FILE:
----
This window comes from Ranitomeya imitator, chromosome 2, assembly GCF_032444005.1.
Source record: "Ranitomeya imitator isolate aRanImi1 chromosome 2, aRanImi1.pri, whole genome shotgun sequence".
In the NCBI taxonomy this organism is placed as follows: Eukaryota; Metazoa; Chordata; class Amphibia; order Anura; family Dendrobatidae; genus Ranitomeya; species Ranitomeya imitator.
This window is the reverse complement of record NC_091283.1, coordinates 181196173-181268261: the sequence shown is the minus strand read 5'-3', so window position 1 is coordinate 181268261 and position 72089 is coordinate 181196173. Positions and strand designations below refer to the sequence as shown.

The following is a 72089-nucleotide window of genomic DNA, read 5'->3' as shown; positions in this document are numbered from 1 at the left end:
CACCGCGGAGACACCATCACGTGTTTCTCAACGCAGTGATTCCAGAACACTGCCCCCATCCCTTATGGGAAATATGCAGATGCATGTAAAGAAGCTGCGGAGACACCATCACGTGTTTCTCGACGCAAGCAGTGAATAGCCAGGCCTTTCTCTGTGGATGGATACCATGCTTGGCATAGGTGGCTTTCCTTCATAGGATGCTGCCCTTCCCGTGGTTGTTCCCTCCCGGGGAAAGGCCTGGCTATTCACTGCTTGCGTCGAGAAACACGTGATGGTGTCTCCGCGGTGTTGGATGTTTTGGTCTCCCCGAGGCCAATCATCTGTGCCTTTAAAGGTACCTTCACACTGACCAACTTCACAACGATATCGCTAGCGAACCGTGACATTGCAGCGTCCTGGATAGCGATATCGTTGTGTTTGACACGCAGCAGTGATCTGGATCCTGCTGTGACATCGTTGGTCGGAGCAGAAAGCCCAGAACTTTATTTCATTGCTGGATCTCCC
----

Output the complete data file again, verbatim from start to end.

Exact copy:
This window comes from Ranitomeya imitator, chromosome 2, assembly GCF_032444005.1.
Source record: "Ranitomeya imitator isolate aRanImi1 chromosome 2, aRanImi1.pri, whole genome shotgun sequence".
In the NCBI taxonomy this organism is placed as follows: Eukaryota; Metazoa; Chordata; class Amphibia; order Anura; family Dendrobatidae; genus Ranitomeya; species Ranitomeya imitator.
This window is the reverse complement of record NC_091283.1, coordinates 181196173-181268261: the sequence shown is the minus strand read 5'-3', so window position 1 is coordinate 181268261 and position 72089 is coordinate 181196173. Positions and strand designations below refer to the sequence as shown.

The following is a 72089-nucleotide window of genomic DNA, read 5'->3' as shown; positions in this document are numbered from 1 at the left end:
CACCGCGGAGACACCATCACGTGTTTCTCAACGCAGTGATTCCAGAACACTGCCCCCATCCCTTATGGGAAATATGCAGATGCATGTAAAGAAGCTGCGGAGACACCATCACGTGTTTCTCGACGCAAGCAGTGAATAGCCAGGCCTTTCTCTGTGGATGGATACCATGCTTGGCATAGGTGGCTTTCCTTCATAGGATGCTGCCCTTCCCGTGGTTGTTCCCTCCCGGGGAAAGGCCTGGCTATTCACTGCTTGCGTCGAGAAACACGTGATGGTGTCTCCGCGGTGTTGGATGTTTTGGTCTCCCCGAGGCCAATCATCTGTGCCTTTAAAGGTACCTTCACACTGACCAACTTCACAACGATATCGCTAGCGAACCGTGACATTGCAGCGTCCTGGATAGCGATATCGTTGTGTTTGACACGCAGCAGTGATCTGGATCCTGCTGTGACATCGTTGGTCGGAGCAGAAAGCCCAGAACTTTATTTCATTGCTGGATCTCCC